Rosie Napravnik currently sits in the sixth place position after the dressage and cross-country phases in the Bates USEA Preliminary Rider division at the USEA American Eventing Championships (AEC) presented by Nutrena Feeds. The 2021 event is both her and her horse, Sanimo's, first eventing championship ever. However, she is no stranger to standing in the winner’s circle aboard a Thoroughbred. At only 33 years old, Napravnik is one of the most decorated Thoroughbred horse racing jockeys of her time having achieved the status of highest-ranked woman jockey in North America by 2014 and had lifetime earnings of $71,396,717.
Born the daughter of an eventing and pony club coach in New Jersey, Napravnik spent her childhood competing at the lower level of eventing and participated in her last event at the Training level when she was 12 years old. For the majority of the following 15 years, her life was consumed by racehorses.
“From the time I was 17 years old till I announced my retirement, I lived for racing,” she explained. “I was blessed to be a part of the absolute best of racing and I loved all of it, but when my husband and I decided to start a family it was time for me to retire.”
Her retirement announcement came on the day she won the Breeder’s Cup Distaff and, in an overwhelmed state of emotion, she made the announcement in the winner’s circle to the entire world on national television.
“Winning that race was truly my storybook ending,” Napravnik stated.
Already six weeks pregnant at the time, she took a brief hiatus from the saddle but continued to work in the training side of things with husband Joe Sharp till the birth of their first son in June of 2015.
“Joe and I just worked so well together because we both really respect each other’s areas of expertise,” she detailed. “We met when I was riding at the stable where he was an assistant trainer in 2009. He went out on his own shortly before I found out I was pregnant and for the brief amount of time I rode for him we were an extremely successful team.”
Shortly after ending her racing career, she committed to the idea that she would return to eventing after giving birth. That vision came to life with the purchase of a horse she had won several races on in her previous career. She followed the mount closely and bought him in a claims race and then produced the older mount up to the raining level despite his laundry list of physical ailments.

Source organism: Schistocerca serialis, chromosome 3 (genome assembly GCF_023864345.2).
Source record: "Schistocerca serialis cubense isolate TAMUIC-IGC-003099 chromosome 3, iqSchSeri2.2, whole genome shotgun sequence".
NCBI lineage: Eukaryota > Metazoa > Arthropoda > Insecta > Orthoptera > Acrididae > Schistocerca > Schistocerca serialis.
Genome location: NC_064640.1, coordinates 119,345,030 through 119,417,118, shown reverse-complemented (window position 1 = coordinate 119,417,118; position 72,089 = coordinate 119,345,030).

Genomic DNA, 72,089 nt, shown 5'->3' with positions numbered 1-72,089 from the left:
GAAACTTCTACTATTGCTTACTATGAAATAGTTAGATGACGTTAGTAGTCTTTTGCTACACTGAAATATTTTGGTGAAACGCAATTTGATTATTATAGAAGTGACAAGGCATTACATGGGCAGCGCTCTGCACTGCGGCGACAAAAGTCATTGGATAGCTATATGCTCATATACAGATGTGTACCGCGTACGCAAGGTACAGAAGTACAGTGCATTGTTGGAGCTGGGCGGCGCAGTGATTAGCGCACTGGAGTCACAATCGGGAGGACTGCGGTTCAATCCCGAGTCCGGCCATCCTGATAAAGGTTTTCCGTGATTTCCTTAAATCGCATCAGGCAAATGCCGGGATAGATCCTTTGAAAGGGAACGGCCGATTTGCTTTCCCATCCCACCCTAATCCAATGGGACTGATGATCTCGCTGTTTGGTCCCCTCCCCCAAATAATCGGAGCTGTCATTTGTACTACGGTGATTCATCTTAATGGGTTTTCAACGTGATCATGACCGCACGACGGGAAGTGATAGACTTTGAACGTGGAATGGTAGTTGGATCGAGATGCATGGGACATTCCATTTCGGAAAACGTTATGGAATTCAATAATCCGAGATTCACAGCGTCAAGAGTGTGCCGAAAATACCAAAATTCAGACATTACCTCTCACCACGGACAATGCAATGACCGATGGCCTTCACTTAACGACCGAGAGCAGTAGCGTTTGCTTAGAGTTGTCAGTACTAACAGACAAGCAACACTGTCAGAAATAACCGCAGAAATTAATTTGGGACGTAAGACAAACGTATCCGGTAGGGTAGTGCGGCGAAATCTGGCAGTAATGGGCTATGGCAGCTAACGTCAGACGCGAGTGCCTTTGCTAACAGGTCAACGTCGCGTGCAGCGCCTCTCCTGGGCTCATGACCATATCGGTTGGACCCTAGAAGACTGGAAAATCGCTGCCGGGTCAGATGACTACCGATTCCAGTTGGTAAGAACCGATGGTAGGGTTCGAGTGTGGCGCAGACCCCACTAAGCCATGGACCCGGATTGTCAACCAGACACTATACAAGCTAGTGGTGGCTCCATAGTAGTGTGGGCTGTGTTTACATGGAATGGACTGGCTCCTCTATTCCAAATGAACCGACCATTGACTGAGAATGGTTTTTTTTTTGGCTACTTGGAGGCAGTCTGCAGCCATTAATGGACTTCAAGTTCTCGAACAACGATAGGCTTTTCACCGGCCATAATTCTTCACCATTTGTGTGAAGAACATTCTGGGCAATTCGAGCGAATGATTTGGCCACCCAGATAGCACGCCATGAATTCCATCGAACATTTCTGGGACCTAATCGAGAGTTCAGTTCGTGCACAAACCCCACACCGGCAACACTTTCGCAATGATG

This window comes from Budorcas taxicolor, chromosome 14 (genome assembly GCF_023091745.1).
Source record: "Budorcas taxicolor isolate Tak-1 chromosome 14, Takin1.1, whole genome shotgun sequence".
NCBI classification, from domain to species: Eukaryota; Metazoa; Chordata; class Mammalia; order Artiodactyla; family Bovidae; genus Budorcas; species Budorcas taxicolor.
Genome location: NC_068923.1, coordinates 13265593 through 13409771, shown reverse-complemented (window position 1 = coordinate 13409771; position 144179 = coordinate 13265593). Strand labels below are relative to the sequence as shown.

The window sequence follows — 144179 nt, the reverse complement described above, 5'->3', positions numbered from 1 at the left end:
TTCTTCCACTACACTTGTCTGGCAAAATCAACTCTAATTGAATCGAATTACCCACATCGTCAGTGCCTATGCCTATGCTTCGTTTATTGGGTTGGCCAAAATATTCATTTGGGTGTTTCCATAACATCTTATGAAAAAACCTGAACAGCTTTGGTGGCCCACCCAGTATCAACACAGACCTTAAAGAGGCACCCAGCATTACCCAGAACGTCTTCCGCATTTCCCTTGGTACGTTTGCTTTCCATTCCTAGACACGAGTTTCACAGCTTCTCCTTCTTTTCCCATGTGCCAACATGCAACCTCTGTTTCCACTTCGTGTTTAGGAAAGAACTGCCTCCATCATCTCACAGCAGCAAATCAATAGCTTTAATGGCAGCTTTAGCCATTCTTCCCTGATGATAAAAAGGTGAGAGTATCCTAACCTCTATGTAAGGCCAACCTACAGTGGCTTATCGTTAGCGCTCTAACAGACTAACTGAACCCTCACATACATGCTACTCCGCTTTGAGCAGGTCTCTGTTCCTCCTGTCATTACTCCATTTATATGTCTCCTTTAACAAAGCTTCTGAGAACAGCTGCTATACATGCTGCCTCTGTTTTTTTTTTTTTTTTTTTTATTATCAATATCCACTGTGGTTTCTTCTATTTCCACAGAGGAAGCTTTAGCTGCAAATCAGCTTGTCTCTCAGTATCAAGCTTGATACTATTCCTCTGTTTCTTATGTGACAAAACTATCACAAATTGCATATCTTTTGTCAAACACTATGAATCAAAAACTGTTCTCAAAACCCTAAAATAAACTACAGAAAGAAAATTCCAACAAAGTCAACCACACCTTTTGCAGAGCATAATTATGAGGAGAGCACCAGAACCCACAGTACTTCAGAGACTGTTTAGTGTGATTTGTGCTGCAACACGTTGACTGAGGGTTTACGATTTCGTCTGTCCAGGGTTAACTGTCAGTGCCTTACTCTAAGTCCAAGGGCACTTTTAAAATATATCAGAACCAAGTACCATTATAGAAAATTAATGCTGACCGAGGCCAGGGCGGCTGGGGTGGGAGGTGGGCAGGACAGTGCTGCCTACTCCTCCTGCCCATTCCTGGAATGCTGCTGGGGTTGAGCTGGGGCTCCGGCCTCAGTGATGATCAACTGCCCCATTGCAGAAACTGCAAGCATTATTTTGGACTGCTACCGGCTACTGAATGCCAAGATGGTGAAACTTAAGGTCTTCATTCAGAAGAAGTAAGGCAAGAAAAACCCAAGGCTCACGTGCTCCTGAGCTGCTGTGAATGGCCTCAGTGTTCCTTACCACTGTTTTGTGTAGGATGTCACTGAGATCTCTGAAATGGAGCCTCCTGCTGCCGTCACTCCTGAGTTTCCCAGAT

“That horse is what lit a fire in me for retraining racehorses before it was even a big thing,” she confirmed. “It wasn’t something I had ever really considered before but his strength and continued determination inspired me.”
Napravnik now runs her own Off-Track Sporthorses where she specializes in retraining and competing retired racehorses for the eventing sport as well as rehabilitating various injured or laid-up Thoroughbreds. She takes on many horses from the string in her husband’s facility under the tutelage of Dorothy Crowell.
“Working with Dorothy has been truly invaluable in my riding endeavors, she is a Thoroughbred guru,” Napravnik laughed. “More than anything it has made me addicted to learning new things and having new experiences with the Thoroughbreds.”
Her current partner, Sanimo, a 6-year-old Thoroughbred gelding (Smart Strike x Sanima) came out of her husband’s training program as a young 3-year-old and after a year hiatus was already the clear winner in the eventing section of the 2019 Retired Racehorse Project.
This season has been both Napravnik’s and Sanimo’s debut at the Preliminary level but she continues to look forward to their future development with excitement.
“Everyone assumes that because I was riding at such a high level in the racing that I must be competing at a very high level of eventing but that is not the case,” she said. “At this point, I have had several top clinicians tell me they think we have what it takes to continue to move up and my plan is just to keep going until I either run out of money or get scared! I have had my glory days so to be able to do this with no pressure and just enjoy myself and enjoy the horse has been an incredible experience.”
Napravnik and Sanimo will finish their weekend with show jumping on Thursday morning in the Rolex Stadium. Follow their live results here.
Karma is developing into one of the fastest and most-reliable cross-country horses in the West. The 9-year-old bay Oldenburg mare and James Alliston won their third-straight blue ribbon together at either the four-star or Advanced level in the CCI4*-S at the Twin Rivers Fall International in Paso Robles, California, with the only double-clear cross-country round on Saturday.
Most couples share a kiss and part ways at 8:00 a.m. as they head off to their own work days, but eventing power couple James and Helen Alliston do it all together. We gave our USEA members the opportunity to submit their questions for this West Coast-based couple, and USEA Podcast host Nicole Brown gets them to share all on many topics: eventing in the U.S. versus the U.K., who is the most competitive of the two, dealing with warmer temperatures, why James likes to drive illegally slow, and so much more!
The Plantation Field International CCI4*-S concluded today with the cross-country phase, and the final standings were nearly a matter of “last one standing.” As Tropical Storm Ophelia brought a torrential downpour to the area, a number of riders decided to opt out: of 39 competitors, only six completed, and 17 withdrew before the start of cross-country.
After 15 years of successfully cultivating and establishing the Future Event Horse (FEH) program for eventing breeders and owners, the United States Eventing Association (USEA) has merged the FEH program with the Young Horse Show Series (YHS). The updated YHS allows for a more comprehensive show series for sport horses in the U.S., as the YHS is now open to young talent with a future in eventing, as well as hunters, jumpers, and dressage.